- Asymmetrical, slightly curved blade shape produces smooth, efficient strokes
- Lightweight, yet strong, the wrapped fiberglass shaft has an ovalized grip
Carlisle Paddles’ craftsmanship exceeds expectations in this Magic Plus paddle model. It features glass-filled polypropylene blades, allowing for maximum durability without being too heavy.
This balance extends into the shaft, which features a wrapped fiberglass design that optimizes the paddle’s strength yet adds little to no weight. Plus, this material prevents the paddle from getting too hold or cold in extreme temperatures, ensuring a comfortable grip for you, no matter what. The shaft is also ovalized, further supporting your ability to find the perfect hold.
The blades are asymmetrical, having only a slight curve to perfect its movement through the water. You can adjust their feathering angle using the no-fail push button and set them at either 60° angles or position them inline for efficient left- or right-handed control.
This Carlisle paddle has been consistently celebrated for its performance and balance, but keep in mind that it might feel a bit heavier than most lightweight paddles due to the materials.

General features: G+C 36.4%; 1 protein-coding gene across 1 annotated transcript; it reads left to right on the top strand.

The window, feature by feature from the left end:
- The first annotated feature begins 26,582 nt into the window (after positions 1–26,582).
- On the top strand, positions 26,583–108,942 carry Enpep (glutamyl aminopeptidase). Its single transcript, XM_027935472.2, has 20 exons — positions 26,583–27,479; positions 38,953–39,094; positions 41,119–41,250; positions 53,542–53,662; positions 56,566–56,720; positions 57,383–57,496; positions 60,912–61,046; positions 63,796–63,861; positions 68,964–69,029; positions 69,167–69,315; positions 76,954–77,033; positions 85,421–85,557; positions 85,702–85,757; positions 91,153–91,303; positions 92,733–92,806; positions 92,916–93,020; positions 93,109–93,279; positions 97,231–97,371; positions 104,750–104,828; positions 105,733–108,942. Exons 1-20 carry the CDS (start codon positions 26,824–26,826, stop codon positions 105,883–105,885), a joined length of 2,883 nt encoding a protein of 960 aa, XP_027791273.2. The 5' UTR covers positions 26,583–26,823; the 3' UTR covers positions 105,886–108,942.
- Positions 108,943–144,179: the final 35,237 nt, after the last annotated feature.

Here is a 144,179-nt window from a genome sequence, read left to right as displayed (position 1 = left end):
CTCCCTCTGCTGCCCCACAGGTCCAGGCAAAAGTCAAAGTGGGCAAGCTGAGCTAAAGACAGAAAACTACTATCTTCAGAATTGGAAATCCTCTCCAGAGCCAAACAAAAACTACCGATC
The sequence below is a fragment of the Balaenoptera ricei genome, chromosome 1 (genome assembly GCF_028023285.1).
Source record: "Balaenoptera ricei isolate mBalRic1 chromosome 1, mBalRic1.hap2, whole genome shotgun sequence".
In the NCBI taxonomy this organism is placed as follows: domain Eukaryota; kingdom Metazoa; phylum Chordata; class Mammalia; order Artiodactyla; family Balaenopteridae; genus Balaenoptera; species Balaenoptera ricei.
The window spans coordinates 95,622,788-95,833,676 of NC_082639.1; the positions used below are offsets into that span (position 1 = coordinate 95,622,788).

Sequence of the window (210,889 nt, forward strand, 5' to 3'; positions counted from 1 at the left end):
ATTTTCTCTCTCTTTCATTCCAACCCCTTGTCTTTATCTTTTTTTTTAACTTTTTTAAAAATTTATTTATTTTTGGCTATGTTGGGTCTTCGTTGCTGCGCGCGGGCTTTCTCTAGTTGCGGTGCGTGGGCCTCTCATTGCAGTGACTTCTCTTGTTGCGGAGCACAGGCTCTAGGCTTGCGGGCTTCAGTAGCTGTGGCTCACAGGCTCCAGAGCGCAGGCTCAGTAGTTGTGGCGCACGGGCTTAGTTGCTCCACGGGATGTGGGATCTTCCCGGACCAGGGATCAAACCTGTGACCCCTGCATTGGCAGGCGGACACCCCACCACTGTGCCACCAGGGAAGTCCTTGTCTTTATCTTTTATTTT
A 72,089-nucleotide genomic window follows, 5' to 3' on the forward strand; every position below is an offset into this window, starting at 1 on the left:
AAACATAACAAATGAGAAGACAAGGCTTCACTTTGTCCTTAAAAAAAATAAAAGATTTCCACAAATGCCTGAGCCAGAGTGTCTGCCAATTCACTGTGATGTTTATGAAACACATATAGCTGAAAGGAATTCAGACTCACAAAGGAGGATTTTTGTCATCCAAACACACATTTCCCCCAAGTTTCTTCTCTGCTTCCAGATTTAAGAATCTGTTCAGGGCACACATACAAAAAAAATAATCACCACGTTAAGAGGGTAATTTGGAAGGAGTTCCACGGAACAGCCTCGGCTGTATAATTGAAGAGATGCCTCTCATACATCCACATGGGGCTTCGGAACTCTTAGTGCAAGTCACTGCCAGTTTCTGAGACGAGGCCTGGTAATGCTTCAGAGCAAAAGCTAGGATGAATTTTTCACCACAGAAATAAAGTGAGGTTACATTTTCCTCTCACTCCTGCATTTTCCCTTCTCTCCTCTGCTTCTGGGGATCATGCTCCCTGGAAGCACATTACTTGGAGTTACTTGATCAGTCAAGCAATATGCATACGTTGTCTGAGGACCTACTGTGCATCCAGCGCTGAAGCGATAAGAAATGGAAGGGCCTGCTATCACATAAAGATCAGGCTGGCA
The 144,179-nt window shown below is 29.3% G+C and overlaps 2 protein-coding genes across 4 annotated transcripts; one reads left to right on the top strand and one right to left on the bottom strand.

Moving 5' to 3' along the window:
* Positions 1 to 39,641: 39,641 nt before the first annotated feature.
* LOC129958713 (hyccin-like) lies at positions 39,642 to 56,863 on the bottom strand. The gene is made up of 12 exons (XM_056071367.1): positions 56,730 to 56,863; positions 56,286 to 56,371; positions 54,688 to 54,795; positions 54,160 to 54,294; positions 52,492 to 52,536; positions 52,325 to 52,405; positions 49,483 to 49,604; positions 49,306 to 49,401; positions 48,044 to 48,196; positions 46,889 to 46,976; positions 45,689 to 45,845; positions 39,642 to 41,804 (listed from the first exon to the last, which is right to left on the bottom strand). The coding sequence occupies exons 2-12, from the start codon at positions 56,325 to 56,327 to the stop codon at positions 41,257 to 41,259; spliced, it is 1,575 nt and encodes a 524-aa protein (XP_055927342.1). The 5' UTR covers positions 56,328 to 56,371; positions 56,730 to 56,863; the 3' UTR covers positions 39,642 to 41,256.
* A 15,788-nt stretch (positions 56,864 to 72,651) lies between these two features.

#10. Bending Branches Whisper
This Bending Branches paddles can be adjusted by 60 to the left or right from the ferrule. This virtually guarantees that you’ll get the perfect grip and position for your paddle, ensuring a comfortable ride across the water (that won’t wind up in a sprain or cramp). The drip rings will keep the excess water off you, too, preventing the paddle from slipping.
You might have to see it to believe it, but Bending Branches also ensures that this plastic ferrule will hold its own in many types of environments. The company claims that it can stand up to sand and salt water without seizing up. Hopefully, this means that you can adjust the feathering and assemble and disassemble the two-piece ferrule without a problem.
Conclusion: Which Kayak Paddle Should you Buy?
So that about wraps up our post on kayak paddles, we hope the buying guide and paddle reviews helped to make more sense of what you should be looking for and some of the best paddles on the market. Which ever one you go for, we’d recommend to look for the most lightweight paddle you can afford. The more you can afford to spend, generally, the lighter paddle you’ll get so it’s worth spending a bit more money if you can.
If you’re still on the fence about which kayak paddle to buy, we’d recommend going for the Werner Kalliste Carbon Bent Shaft Kayak Paddle. The combination of the incredibly lightweight foam filled core, well designed blades and comfortable shaft make it easily the best paddle on the market and one we can recommend highly. For more information and to get the best price, click below.